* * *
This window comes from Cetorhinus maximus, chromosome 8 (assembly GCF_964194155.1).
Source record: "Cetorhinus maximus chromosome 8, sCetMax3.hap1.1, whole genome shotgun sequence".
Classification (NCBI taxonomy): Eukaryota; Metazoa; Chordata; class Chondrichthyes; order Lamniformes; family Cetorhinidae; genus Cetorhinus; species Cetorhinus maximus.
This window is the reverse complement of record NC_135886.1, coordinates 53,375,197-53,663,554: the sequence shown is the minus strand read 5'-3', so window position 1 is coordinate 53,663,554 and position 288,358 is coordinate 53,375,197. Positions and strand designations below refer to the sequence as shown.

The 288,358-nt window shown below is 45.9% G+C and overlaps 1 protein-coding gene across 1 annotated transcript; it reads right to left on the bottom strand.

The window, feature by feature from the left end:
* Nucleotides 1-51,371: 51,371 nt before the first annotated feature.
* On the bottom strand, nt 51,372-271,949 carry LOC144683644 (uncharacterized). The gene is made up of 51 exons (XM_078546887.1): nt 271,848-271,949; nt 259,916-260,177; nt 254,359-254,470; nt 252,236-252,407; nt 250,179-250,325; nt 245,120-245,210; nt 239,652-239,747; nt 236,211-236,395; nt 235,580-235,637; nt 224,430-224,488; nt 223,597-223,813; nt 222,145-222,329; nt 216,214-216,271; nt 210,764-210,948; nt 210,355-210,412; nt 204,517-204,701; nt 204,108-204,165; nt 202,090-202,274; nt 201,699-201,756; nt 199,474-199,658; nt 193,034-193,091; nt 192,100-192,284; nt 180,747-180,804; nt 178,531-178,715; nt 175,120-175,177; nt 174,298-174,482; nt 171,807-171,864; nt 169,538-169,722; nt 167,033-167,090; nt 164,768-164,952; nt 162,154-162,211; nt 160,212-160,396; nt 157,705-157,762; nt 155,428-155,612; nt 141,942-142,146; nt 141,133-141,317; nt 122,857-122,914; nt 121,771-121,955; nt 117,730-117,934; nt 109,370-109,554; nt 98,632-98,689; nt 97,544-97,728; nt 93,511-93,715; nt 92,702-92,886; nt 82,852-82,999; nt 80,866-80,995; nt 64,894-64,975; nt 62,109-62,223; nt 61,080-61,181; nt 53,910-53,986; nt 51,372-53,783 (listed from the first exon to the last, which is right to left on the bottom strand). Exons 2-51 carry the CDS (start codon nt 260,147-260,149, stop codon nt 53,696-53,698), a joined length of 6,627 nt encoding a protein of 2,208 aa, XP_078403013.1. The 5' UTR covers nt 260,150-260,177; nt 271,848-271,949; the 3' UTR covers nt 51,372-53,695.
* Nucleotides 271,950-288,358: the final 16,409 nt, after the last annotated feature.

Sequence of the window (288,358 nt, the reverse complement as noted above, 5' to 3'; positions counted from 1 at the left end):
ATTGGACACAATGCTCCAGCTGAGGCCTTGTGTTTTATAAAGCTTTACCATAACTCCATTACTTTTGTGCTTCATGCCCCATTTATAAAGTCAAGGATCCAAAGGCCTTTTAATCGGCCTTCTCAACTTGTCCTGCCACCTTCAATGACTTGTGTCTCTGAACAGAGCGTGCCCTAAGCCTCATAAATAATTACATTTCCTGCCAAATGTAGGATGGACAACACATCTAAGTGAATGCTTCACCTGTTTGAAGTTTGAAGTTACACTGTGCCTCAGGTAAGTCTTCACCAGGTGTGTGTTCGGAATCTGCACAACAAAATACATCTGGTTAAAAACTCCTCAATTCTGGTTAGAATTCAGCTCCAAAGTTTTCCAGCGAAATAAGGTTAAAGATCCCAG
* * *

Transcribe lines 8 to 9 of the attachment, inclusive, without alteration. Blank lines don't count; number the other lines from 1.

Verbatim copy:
* On the bottom strand, nt 51,372-271,949 carry LOC144683644 (uncharacterized). The gene is made up of 51 exons (XM_078546887.1): nt 271,848-271,949; nt 259,916-260,177; nt 254,359-254,470; nt 252,236-252,407; nt 250,179-250,325; nt 245,120-245,210; nt 239,652-239,747; nt 236,211-236,395; nt 235,580-235,637; nt 224,430-224,488; nt 223,597-223,813; nt 222,145-222,329; nt 216,214-216,271; nt 210,764-210,948; nt 210,355-210,412; nt 204,517-204,701; nt 204,108-204,165; nt 202,090-202,274; nt 201,699-201,756; nt 199,474-199,658; nt 193,034-193,091; nt 192,100-192,284; nt 180,747-180,804; nt 178,531-178,715; nt 175,120-175,177; nt 174,298-174,482; nt 171,807-171,864; nt 169,538-169,722; nt 167,033-167,090; nt 164,768-164,952; nt 162,154-162,211; nt 160,212-160,396; nt 157,705-157,762; nt 155,428-155,612; nt 141,942-142,146; nt 141,133-141,317; nt 122,857-122,914; nt 121,771-121,955; nt 117,730-117,934; nt 109,370-109,554; nt 98,632-98,689; nt 97,544-97,728; nt 93,511-93,715; nt 92,702-92,886; nt 82,852-82,999; nt 80,866-80,995; nt 64,894-64,975; nt 62,109-62,223; nt 61,080-61,181; nt 53,910-53,986; nt 51,372-53,783 (listed from the first exon to the last, which is right to left on the bottom strand). Exons 2-51 carry the CDS (start codon nt 260,147-260,149, stop codon nt 53,696-53,698), a joined length of 6,627 nt encoding a protein of 2,208 aa, XP_078403013.1. The 5' UTR covers nt 260,150-260,177; nt 271,848-271,949; the 3' UTR covers nt 51,372-53,695.
* Nucleotides 271,950-288,358: the final 16,409 nt, after the last annotated feature.